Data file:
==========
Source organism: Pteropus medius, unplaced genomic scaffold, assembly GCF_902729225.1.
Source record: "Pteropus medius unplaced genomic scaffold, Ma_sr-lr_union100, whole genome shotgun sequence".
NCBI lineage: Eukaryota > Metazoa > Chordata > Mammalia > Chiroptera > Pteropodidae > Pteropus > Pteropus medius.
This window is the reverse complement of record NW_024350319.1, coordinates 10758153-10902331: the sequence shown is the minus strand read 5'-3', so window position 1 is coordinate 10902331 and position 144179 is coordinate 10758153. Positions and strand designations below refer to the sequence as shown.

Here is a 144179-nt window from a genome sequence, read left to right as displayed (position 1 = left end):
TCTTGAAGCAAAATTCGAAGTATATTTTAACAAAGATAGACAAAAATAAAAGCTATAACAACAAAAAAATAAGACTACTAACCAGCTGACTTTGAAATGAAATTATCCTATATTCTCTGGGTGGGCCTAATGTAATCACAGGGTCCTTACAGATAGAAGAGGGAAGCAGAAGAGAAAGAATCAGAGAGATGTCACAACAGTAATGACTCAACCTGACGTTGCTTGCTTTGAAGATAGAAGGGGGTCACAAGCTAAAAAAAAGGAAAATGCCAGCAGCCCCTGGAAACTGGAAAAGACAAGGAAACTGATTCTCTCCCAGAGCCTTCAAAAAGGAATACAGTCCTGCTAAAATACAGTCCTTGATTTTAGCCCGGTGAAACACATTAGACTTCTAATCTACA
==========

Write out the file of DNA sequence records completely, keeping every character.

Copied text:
Source organism: Pteropus medius, unplaced genomic scaffold, assembly GCF_902729225.1.
Source record: "Pteropus medius unplaced genomic scaffold, Ma_sr-lr_union100, whole genome shotgun sequence".
NCBI lineage: Eukaryota > Metazoa > Chordata > Mammalia > Chiroptera > Pteropodidae > Pteropus > Pteropus medius.
This window is the reverse complement of record NW_024350319.1, coordinates 10758153-10902331: the sequence shown is the minus strand read 5'-3', so window position 1 is coordinate 10902331 and position 144179 is coordinate 10758153. Positions and strand designations below refer to the sequence as shown.

Here is a 144179-nt window from a genome sequence, read left to right as displayed (position 1 = left end):
TCTTGAAGCAAAATTCGAAGTATATTTTAACAAAGATAGACAAAAATAAAAGCTATAACAACAAAAAAATAAGACTACTAACCAGCTGACTTTGAAATGAAATTATCCTATATTCTCTGGGTGGGCCTAATGTAATCACAGGGTCCTTACAGATAGAAGAGGGAAGCAGAAGAGAAAGAATCAGAGAGATGTCACAACAGTAATGACTCAACCTGACGTTGCTTGCTTTGAAGATAGAAGGGGGTCACAAGCTAAAAAAAAGGAAAATGCCAGCAGCCCCTGGAAACTGGAAAAGACAAGGAAACTGATTCTCTCCCAGAGCCTTCAAAAAGGAATACAGTCCTGCTAAAATACAGTCCTTGATTTTAGCCCGGTGAAACACATTAGACTTCTAATCTACA